Oil palm plantations in northeastern Borneo, state of Sabah, Malaysia. Recently planted oil palms can be seen in the bright green grassy areas and a tiny bit of natural rainforest still struggles for survival farther away. Vaara / E+ / Getty Images

Palm Oil importers in Europe will not be able to meet their self-imposed goal of only selling palm oil that is certified deforestation-free, according to a new analysis produced by the Palm Oil Transparency Coalition, as Bloomberg reported.

Read More Show Less
Scientists found the most melting near Mould Bay on Prince Patrick Island, NWT, Canada. University of Alaska Fairbanks Permafrost Laboratory

The Canadian Arctic is raising alarm bells for climate scientists. The permafrost there is thawing 70 years earlier than expected, a research team discovered, according to Reuters. It is the latest indication that the global climate crisis is ramping up faster than expected.

Read More Show Less
Sponsored
Pixabay

By Jillian Kubala, MS, RD

Cherries are one of the most beloved fruits, and for good reason.

Read More Show Less
A fuel truck carries fuel into a fracking site past the warning signs Jan. 27, 2016 near Stillwater, Oklahoma. J Pat Carter / Getty Images

By Jessica Corbett

For more than three decades, the U.S. government has mismanaged toxic oil and gas waste containing carcinogens, heavy metals and radioactive materials, according to a new Earthworks report — and with the country on track to continue drilling and fracking for fossil fuels, the advocacy group warns of growing threats to the planet and public health.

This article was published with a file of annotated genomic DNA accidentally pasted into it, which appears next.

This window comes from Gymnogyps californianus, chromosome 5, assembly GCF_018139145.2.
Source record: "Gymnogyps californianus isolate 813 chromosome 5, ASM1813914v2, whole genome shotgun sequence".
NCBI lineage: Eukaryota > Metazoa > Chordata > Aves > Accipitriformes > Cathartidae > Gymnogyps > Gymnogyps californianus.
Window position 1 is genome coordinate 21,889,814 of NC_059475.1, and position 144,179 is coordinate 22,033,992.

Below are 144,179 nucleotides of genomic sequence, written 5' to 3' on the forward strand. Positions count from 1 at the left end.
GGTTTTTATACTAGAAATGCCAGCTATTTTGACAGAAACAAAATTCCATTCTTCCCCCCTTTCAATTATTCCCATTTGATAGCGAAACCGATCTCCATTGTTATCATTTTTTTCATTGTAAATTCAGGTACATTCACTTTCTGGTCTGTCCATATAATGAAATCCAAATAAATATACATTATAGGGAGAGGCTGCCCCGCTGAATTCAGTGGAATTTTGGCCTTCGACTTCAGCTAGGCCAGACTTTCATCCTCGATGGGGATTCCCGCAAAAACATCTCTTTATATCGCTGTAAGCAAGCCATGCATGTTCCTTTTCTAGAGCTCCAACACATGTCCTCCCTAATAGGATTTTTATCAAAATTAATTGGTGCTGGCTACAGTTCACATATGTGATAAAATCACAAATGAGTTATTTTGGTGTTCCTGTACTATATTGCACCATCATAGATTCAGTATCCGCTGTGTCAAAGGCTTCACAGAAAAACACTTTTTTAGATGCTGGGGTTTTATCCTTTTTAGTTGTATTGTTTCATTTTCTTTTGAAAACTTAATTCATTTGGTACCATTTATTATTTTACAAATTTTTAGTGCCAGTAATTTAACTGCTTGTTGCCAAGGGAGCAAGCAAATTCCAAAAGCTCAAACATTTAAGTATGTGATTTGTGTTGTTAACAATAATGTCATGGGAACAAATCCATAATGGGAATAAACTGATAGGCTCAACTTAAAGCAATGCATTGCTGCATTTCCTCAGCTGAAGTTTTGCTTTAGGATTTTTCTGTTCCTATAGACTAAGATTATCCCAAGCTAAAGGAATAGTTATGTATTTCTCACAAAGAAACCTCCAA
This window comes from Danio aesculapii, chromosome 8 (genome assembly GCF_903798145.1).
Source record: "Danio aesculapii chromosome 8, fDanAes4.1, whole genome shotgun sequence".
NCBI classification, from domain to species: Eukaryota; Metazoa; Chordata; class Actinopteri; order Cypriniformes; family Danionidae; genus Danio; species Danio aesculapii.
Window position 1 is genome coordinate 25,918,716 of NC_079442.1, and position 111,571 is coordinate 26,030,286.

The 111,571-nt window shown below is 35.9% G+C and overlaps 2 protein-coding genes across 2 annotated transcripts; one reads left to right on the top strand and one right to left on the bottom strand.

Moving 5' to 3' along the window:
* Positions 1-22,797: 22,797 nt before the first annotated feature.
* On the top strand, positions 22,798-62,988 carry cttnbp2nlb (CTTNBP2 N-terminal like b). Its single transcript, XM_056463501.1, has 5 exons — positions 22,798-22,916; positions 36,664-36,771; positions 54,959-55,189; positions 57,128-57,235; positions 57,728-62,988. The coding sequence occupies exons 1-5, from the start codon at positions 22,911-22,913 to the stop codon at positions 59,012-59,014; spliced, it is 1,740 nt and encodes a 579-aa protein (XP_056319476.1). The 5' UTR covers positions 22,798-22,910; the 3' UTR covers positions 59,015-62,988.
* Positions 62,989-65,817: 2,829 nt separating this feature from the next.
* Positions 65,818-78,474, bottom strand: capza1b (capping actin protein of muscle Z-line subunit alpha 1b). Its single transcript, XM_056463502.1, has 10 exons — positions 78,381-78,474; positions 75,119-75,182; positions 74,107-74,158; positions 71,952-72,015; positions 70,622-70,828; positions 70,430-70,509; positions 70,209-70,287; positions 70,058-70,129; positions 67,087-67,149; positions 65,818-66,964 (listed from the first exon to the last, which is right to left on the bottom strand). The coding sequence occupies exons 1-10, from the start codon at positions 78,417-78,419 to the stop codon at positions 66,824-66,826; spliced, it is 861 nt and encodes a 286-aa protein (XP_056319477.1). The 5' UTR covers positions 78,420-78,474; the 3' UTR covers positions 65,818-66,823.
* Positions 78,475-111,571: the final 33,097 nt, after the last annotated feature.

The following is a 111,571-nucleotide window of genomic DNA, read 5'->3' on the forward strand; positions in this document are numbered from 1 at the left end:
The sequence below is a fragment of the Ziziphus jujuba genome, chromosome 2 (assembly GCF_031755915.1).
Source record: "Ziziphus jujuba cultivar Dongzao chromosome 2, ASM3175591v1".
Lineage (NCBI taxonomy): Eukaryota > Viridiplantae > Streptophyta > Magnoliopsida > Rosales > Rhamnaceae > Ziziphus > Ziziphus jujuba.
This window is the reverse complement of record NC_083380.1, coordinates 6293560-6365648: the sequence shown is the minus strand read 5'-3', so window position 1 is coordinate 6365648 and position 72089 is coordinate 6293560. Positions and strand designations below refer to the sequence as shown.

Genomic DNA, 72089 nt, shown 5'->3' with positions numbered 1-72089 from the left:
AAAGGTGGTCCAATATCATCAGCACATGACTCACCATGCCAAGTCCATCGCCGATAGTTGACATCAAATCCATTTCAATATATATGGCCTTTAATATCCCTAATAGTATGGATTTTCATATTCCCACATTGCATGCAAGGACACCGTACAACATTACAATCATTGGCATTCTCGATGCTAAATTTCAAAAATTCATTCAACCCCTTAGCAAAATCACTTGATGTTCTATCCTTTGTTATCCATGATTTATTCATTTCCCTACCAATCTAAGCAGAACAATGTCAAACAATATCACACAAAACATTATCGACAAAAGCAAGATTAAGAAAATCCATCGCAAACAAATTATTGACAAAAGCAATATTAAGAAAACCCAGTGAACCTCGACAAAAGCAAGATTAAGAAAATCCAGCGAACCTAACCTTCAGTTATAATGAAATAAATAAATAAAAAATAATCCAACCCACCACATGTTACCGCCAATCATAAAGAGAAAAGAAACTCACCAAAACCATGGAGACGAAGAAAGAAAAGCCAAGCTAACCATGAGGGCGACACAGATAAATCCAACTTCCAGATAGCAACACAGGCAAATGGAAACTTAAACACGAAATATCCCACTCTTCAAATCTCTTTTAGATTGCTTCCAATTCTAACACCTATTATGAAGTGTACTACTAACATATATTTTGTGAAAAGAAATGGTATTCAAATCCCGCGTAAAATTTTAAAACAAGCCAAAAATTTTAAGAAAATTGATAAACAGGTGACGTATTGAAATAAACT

Read More Show Less
European Union blue and gold flags flying at the European Commission building in Brussels, Belgium. 35007/ iStock / Getty Images Plus

Newly adopted guidelines set forth by the European Commission Tuesday aim to tackle climate change by way of the financial sector. The move comes to bolster the success of the Sustainable Action Plan published last year to reorient capital flows toward sustainable investment and manage financial risks from climate change, environmental degradation and social issues.

Read More Show Less
Sponsored
Prime Minister Justin Trudeau delivering remarks to supporters at a Liberal Climate Action Rally in Toronto, Ontario on March 4. Arindam Shivaani / NurPhoto / Getty Images

Canadian Prime Minister Justin Trudeau announced Tuesday that his government would once again approve the expansion of the Trans Mountain pipeline, which would triple the amount of oil transported from Alberta's tar sands to the coast of British Columbia (BC).

Read More Show Less
An exhausted polar bear wanders the streets of Norilsk, a Siberian city hundreds of miles from its natural habitat. IRINA YARINSKAYA / AFP / Getty Images

An exhausted, starving polar bear has been spotted wandering around the Siberian city of Norilsk, Reuters reported Tuesday. It is the first time a polar bear has entered the city in more than 40 years.

Read More Show Less
Bumblebees flying and pollinating a creeping thyme flower. emeliemaria / iStock / Getty Images

It pays to pollinate in Minnesota.

Read More Show Less